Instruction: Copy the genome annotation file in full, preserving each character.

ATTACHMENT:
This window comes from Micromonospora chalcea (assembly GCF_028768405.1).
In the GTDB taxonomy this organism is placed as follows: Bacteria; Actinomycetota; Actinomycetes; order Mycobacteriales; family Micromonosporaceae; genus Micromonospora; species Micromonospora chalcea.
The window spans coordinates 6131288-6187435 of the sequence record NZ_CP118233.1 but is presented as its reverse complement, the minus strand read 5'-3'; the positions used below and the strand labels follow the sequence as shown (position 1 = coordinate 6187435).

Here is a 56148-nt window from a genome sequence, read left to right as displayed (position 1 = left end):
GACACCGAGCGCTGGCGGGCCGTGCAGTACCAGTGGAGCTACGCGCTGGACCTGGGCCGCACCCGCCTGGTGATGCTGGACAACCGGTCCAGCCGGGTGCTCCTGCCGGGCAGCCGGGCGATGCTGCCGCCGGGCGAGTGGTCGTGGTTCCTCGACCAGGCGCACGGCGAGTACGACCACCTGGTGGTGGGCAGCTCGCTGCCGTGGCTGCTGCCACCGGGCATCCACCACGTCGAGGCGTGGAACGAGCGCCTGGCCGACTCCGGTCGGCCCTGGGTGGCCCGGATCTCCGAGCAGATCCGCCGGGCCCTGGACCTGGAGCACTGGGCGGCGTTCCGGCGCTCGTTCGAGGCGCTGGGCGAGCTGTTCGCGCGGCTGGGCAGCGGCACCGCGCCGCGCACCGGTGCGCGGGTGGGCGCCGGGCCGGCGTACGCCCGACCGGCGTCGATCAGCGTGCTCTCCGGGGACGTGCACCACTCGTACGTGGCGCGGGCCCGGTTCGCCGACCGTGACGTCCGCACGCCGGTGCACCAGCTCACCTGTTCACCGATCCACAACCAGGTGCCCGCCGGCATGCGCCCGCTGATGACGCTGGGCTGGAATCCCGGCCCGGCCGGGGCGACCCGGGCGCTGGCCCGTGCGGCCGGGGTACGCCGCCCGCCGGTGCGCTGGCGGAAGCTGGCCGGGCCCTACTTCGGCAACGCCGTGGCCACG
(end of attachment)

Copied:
This window comes from Micromonospora chalcea (assembly GCF_028768405.1).
In the GTDB taxonomy this organism is placed as follows: Bacteria; Actinomycetota; Actinomycetes; order Mycobacteriales; family Micromonosporaceae; genus Micromonospora; species Micromonospora chalcea.
The window spans coordinates 6131288-6187435 of the sequence record NZ_CP118233.1 but is presented as its reverse complement, the minus strand read 5'-3'; the positions used below and the strand labels follow the sequence as shown (position 1 = coordinate 6187435).

Here is a 56148-nt window from a genome sequence, read left to right as displayed (position 1 = left end):
GACACCGAGCGCTGGCGGGCCGTGCAGTACCAGTGGAGCTACGCGCTGGACCTGGGCCGCACCCGCCTGGTGATGCTGGACAACCGGTCCAGCCGGGTGCTCCTGCCGGGCAGCCGGGCGATGCTGCCGCCGGGCGAGTGGTCGTGGTTCCTCGACCAGGCGCACGGCGAGTACGACCACCTGGTGGTGGGCAGCTCGCTGCCGTGGCTGCTGCCACCGGGCATCCACCACGTCGAGGCGTGGAACGAGCGCCTGGCCGACTCCGGTCGGCCCTGGGTGGCCCGGATCTCCGAGCAGATCCGCCGGGCCCTGGACCTGGAGCACTGGGCGGCGTTCCGGCGCTCGTTCGAGGCGCTGGGCGAGCTGTTCGCGCGGCTGGGCAGCGGCACCGCGCCGCGCACCGGTGCGCGGGTGGGCGCCGGGCCGGCGTACGCCCGACCGGCGTCGATCAGCGTGCTCTCCGGGGACGTGCACCACTCGTACGTGGCGCGGGCCCGGTTCGCCGACCGTGACGTCCGCACGCCGGTGCACCAGCTCACCTGTTCACCGATCCACAACCAGGTGCCCGCCGGCATGCGCCCGCTGATGACGCTGGGCTGGAATCCCGGCCCGGCCGGGGCGACCCGGGCGCTGGCCCGTGCGGCCGGGGTACGCCGCCCGCCGGTGCGCTGGCGGAAGCTGGCCGGGCCCTACTTCGGCAACGCCGTGGCCACG